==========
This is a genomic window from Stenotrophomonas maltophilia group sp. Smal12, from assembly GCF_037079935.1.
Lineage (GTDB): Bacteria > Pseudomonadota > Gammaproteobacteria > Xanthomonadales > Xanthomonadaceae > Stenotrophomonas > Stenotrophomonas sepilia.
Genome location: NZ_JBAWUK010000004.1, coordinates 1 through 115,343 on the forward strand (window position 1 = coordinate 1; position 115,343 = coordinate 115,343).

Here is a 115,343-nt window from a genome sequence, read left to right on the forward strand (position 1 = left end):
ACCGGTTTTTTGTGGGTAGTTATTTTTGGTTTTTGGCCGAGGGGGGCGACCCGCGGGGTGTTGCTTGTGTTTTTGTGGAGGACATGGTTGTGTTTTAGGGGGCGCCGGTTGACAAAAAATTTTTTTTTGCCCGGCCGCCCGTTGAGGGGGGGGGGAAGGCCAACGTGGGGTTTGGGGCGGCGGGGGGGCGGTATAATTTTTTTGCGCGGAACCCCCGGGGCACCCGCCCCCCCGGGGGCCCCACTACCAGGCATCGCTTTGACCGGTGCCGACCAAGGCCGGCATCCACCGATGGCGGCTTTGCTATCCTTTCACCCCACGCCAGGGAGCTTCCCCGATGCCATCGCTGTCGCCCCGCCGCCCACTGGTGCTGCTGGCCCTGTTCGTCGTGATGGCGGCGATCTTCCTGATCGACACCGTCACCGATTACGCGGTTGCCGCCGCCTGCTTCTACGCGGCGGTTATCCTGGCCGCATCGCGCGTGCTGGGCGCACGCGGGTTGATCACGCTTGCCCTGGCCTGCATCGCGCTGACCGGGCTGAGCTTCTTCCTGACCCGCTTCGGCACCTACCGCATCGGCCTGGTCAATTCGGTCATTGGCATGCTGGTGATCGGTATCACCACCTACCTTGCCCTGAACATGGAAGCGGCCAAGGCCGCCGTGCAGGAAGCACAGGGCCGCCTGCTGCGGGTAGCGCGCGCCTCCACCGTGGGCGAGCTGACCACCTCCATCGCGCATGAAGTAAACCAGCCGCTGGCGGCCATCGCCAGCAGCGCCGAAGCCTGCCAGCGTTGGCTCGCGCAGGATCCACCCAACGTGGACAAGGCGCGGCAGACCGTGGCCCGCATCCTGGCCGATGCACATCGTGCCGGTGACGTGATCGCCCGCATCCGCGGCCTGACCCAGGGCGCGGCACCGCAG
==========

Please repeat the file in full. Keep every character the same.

This is a genomic window from Stenotrophomonas maltophilia group sp. Smal12, from assembly GCF_037079935.1.
Lineage (GTDB): Bacteria > Pseudomonadota > Gammaproteobacteria > Xanthomonadales > Xanthomonadaceae > Stenotrophomonas > Stenotrophomonas sepilia.
Genome location: NZ_JBAWUK010000004.1, coordinates 1 through 115,343 on the forward strand (window position 1 = coordinate 1; position 115,343 = coordinate 115,343).

Here is a 115,343-nt window from a genome sequence, read left to right on the forward strand (position 1 = left end):
ACCGGTTTTTTGTGGGTAGTTATTTTTGGTTTTTGGCCGAGGGGGGCGACCCGCGGGGTGTTGCTTGTGTTTTTGTGGAGGACATGGTTGTGTTTTAGGGGGCGCCGGTTGACAAAAAATTTTTTTTTGCCCGGCCGCCCGTTGAGGGGGGGGGGAAGGCCAACGTGGGGTTTGGGGCGGCGGGGGGGCGGTATAATTTTTTTGCGCGGAACCCCCGGGGCACCCGCCCCCCCGGGGGCCCCACTACCAGGCATCGCTTTGACCGGTGCCGACCAAGGCCGGCATCCACCGATGGCGGCTTTGCTATCCTTTCACCCCACGCCAGGGAGCTTCCCCGATGCCATCGCTGTCGCCCCGCCGCCCACTGGTGCTGCTGGCCCTGTTCGTCGTGATGGCGGCGATCTTCCTGATCGACACCGTCACCGATTACGCGGTTGCCGCCGCCTGCTTCTACGCGGCGGTTATCCTGGCCGCATCGCGCGTGCTGGGCGCACGCGGGTTGATCACGCTTGCCCTGGCCTGCATCGCGCTGACCGGGCTGAGCTTCTTCCTGACCCGCTTCGGCACCTACCGCATCGGCCTGGTCAATTCGGTCATTGGCATGCTGGTGATCGGTATCACCACCTACCTTGCCCTGAACATGGAAGCGGCCAAGGCCGCCGTGCAGGAAGCACAGGGCCGCCTGCTGCGGGTAGCGCGCGCCTCCACCGTGGGCGAGCTGACCACCTCCATCGCGCATGAAGTAAACCAGCCGCTGGCGGCCATCGCCAGCAGCGCCGAAGCCTGCCAGCGTTGGCTCGCGCAGGATCCACCCAACGTGGACAAGGCGCGGCAGACCGTGGCCCGCATCCTGGCCGATGCACATCGTGCCGGTGACGTGATCGCCCGCATCCGCGGCCTGACCCAGGGCGCGGCACCGCAG